AppSPD life – FREE. Developed by the Parkinson’s Association of the Rockies. Features include: Record all of your medications and dosages, schedule reminders to ensure you take your medications on time, track and improveyour ability to take medications on time, track and report timing of your “On/Off” periods, track and report your symptoms and side effects, track and report your “PD Life Score”, take your device with you to your next healthcare visit – make it part of your normal healthcare dialogue.

Parkinson’s Central Smartphone App – FREE. National Parkinson’s Foundation. Features include: “Near Me” tool to find resources in your area, how to get the most out of doctor visits, ins and outs of diagnosis and medicationmanagement, tips on how to live well with Parkinson’s, information about insurance and finance, special caregiver content.

Most of these programs are available in both Apple and Android formats.

Rubin, Michal_14


Michal Rubin, CCC-SLP is a speech-language pathologist who specializes in rehabilitation of language, speech and cognitive-linguistic deficits.  She currently works at OHSU’s Outpatient Rehabilitation Services Department.





OHSU earns top honors for stroke care

Quickly administering the clot-busting, brain-saving drug t-PA to restore blood flow to the brain. Treating acute ischemic stroke patients with medications that prevent the formation of additional blood clots, when it’s safe and appropriate, 100 percent of the time. Exceeding the American Heart Association/American Stroke Association’s quality measures 95 plus percent of the time.

These are a few of the reasons OHSU has earned top honors for its stroke care for the eighth consecutive year.

The American Heart Association/American Stroke Association (AHA/ASA) presented the OHSU Stroke Center with its Get With the Guidelines® Stroke Gold Plus award Oct. 22 in recognition of our excellent stroke care. The Gold Plus award is the top stroke treatment honor and recognizes hospitals who meet all seven Get With the Guidelines® Stroke Achievement Measures at least 85 percent of the time and five or more Get With the Guidelines® Stroke Quality Measures at least 75 percent of the time. And to get the gold, hospitals like OHSU must meet these standards for 12 consecutive months. As noted earlier, OHSU exceeded the AHA/ASA standards by achieving 95 percent or better compliance with these measures.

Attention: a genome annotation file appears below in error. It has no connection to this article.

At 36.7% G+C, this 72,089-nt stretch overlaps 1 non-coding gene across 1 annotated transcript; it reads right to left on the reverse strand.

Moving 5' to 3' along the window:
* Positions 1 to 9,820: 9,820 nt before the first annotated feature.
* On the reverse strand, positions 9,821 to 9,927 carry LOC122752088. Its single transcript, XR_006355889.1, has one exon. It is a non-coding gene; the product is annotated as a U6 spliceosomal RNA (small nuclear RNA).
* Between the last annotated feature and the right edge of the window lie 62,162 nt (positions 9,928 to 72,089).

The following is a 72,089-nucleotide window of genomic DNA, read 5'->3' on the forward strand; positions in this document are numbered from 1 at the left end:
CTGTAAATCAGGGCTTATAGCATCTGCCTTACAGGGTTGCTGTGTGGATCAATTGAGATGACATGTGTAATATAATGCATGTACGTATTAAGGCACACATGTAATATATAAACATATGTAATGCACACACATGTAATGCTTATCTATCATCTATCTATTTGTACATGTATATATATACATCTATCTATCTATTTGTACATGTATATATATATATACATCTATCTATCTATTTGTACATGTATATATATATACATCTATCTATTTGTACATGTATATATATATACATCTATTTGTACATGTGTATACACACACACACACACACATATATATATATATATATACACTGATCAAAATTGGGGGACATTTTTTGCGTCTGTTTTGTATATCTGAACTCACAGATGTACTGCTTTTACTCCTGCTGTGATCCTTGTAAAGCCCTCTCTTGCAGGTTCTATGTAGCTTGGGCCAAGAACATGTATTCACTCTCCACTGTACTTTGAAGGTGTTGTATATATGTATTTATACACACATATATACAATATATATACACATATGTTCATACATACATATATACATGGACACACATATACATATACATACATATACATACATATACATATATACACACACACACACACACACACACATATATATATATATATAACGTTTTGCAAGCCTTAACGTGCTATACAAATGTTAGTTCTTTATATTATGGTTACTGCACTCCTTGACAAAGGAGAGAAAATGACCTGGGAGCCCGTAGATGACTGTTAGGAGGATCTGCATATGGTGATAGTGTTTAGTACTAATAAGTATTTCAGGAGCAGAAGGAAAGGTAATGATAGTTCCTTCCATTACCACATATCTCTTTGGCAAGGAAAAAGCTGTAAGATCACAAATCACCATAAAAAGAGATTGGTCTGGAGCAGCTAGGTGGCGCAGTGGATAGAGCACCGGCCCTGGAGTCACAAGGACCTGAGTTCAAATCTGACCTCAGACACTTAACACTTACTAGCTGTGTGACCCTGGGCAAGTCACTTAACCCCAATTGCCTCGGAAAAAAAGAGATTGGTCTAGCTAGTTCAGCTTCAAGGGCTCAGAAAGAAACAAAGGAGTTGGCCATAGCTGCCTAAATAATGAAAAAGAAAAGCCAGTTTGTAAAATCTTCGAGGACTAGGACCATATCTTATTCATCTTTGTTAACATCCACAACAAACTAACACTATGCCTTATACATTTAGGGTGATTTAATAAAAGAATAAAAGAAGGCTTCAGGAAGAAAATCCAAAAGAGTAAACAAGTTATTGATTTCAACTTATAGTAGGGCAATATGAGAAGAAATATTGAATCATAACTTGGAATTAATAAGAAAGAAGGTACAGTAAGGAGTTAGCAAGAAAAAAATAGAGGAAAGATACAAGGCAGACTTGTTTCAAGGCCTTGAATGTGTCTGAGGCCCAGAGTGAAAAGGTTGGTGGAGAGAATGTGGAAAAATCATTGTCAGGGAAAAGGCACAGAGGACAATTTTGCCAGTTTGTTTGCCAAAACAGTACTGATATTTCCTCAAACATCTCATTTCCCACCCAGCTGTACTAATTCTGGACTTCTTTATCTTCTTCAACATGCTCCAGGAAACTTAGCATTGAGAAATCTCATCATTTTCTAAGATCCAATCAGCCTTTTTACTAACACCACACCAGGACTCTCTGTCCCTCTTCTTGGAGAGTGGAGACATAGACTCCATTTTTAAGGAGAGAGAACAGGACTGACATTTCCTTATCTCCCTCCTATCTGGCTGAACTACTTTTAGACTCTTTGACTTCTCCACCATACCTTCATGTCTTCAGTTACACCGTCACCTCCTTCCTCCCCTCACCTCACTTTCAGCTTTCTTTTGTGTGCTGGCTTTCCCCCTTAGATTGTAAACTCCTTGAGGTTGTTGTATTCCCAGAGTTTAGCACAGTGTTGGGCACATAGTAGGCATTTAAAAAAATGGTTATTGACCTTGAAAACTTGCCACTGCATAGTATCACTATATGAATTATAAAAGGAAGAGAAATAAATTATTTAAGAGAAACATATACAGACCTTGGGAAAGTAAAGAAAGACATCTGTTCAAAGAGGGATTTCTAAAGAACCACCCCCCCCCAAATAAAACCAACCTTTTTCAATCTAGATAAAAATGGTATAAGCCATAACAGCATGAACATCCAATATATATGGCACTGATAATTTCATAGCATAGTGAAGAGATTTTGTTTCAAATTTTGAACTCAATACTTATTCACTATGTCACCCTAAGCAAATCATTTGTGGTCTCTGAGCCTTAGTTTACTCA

In addition to quickly administering clot-busting drugs and treatments that reduce the risk of future strokes, OHSU provides a full array of advanced stroke treatments. This includes carotid stents, carotid endarectomies, aneurysm clipping and coiling, as well as recovery in our state-of-the-art Neurosciences Intensive Care Unit.

OHSU also meets the rigorous standards laid out by the Joint Commission for Certified Comprehensive Stroke Centers for each of the 600 ischemic and hemorrhagic stroke patients we care for each year. And the OHSU Telemedicine Network extends stroke treatment expertise to more than 150 patients at community hospitals throughout Oregon each year. This allows patients to receive specialty stroke care more quickly and reduces unnecessary and expensive patient transfers by 40 percent. In addition, 40 percent of these telestroke patients receive advanced stroke treatments such as t-PA and/or clot removal procedures because their hospital is connected to OHSU’s stroke neurologists via telemedicine.

These efforts, along with the recognition we receive from both the AHA/ASA and the Joint Commission, confirms that OHSU consistently provides the highest standard of care for stroke patients.




Karen Ellmers, R.N., M.S., C.C.N.S.
OHSU Stroke Program Coordinator

New stroke guidelines may help women reduce their risk

Stroke has a big impact, no matter your sex. Yet stroke affects more women than men: According to the American Heart and American Stroke Associations, of the 6.8 million stroke survivors in America, 3 million are men, and 3.8 million are women.

Stroke is the fifth-leading cause of death for men—and the third-leading cause for women.

For the first time, the American Heart and American Stroke Associations have released a set of stroke guidelines that describe stroke risks specific to women and suggestions on how to address them: